This is a crucial factor in the realm of human relationships, whether it is personal or professional.
Our initial approach in any new relationship is usually to try to impress our target with our qualities and our earnest desire to establish a relationship with them.
This is probably where most of the failures begin.
As we implement our strategy to win over our target in the shortest possible time, our tactics are all focused on exhibiting how wonderful we are.
In doing so, we are most likely to overwhelm and confound our target to the point of them walking away. The needy, smothering acts can also display a sense of desperation or obsessive behavior on our part.
The way to counter act this negative approach is really very simple. We first need to put ourselves in the role of the target.
How do we want our pursuer to behave? In our first personal encounter, do continual requests for dates, being deluged with gifts, unrelenting phone calls bordering on stalking sound attractive to us or give us pause for thought that maybe there is something wrong with the individual pursuing us?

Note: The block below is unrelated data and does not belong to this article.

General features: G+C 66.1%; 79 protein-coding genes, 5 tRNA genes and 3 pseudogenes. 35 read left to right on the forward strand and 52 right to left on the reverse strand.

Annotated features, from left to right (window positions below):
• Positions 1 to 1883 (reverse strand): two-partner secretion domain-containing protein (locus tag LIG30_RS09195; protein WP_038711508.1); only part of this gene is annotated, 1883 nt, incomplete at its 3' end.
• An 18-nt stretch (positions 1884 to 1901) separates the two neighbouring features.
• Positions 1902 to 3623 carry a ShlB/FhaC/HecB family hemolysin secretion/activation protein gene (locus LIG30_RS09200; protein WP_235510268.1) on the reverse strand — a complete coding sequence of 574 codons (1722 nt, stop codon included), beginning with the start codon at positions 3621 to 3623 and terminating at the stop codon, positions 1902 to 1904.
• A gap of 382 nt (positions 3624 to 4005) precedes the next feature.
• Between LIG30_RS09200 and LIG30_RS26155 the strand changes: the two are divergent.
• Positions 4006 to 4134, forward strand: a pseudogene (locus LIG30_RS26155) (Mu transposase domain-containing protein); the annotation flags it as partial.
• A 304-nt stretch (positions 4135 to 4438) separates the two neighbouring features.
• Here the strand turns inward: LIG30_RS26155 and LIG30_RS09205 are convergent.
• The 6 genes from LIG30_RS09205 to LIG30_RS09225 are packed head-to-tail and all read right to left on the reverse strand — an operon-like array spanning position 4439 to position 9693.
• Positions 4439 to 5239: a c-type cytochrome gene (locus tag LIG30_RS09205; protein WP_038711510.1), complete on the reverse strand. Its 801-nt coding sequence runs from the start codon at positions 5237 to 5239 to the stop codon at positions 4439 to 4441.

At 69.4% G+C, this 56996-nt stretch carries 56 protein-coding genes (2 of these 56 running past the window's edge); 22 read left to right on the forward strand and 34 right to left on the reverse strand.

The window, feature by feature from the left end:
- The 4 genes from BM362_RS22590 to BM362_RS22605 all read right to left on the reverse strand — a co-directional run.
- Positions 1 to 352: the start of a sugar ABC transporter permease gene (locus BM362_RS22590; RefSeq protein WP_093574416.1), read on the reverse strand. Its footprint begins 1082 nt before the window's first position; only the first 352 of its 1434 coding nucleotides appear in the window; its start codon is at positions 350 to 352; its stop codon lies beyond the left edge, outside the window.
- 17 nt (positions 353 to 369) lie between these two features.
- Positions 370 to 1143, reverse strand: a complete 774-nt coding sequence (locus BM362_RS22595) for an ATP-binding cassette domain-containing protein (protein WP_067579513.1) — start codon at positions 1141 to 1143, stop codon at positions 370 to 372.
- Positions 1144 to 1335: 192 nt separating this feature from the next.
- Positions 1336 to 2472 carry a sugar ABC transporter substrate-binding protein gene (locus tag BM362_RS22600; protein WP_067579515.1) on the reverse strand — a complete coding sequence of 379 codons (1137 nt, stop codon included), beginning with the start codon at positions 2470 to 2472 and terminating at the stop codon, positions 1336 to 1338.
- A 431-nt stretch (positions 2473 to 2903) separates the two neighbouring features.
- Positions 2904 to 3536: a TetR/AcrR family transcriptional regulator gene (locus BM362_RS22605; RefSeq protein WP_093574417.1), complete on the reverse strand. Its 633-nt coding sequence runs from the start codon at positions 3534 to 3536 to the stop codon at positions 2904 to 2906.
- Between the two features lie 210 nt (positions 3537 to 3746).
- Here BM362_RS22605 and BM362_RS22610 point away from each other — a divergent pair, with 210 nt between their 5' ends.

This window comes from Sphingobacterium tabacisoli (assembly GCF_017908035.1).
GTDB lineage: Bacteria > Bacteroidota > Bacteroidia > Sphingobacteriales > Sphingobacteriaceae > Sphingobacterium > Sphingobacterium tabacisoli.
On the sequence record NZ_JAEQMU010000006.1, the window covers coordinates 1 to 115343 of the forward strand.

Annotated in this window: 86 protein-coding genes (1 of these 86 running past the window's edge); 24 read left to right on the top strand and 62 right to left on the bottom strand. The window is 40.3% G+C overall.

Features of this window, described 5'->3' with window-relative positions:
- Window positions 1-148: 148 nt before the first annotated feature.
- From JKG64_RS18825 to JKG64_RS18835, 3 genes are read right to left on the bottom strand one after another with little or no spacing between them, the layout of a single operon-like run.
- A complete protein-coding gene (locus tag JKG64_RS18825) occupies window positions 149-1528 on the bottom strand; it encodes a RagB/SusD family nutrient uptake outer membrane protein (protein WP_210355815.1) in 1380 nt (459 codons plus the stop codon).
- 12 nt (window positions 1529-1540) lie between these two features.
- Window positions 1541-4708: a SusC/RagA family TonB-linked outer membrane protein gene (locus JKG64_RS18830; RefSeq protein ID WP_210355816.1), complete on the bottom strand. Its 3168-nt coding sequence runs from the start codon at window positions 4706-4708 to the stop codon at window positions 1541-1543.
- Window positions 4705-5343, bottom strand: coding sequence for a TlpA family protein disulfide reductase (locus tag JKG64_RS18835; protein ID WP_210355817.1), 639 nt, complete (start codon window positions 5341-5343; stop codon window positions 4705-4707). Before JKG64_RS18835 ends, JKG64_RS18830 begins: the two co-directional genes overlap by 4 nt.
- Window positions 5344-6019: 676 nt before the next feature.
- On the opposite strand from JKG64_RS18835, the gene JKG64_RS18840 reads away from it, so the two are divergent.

In our professional life, does being inundated by a sales guy regaling us with how great his company is and how wonderful their products are really make us want to buy for him?
In the end, we all really want exactly the same thing.
Let us make up our own minds and on our own time. Let us get just the pertinent information we need and let your actions show us the rest. Show that you care, but that you are not pushy. Above all, don't suffocate.
What Capt. Picard found out, inadvertently by his actions towards Kamala, is something that all females on our world have always known, and what most males here still need to learn.
After first contact, walk away. Always give just enough to whet appetites and never overpower.
By not initiating pursuit, you attract more and compel requests for more. By not always being accessible and not always in pursuit of your target, you become the target of interest and the one who is chased.
Now the secret is finally out!
Back to lessons in Relationships
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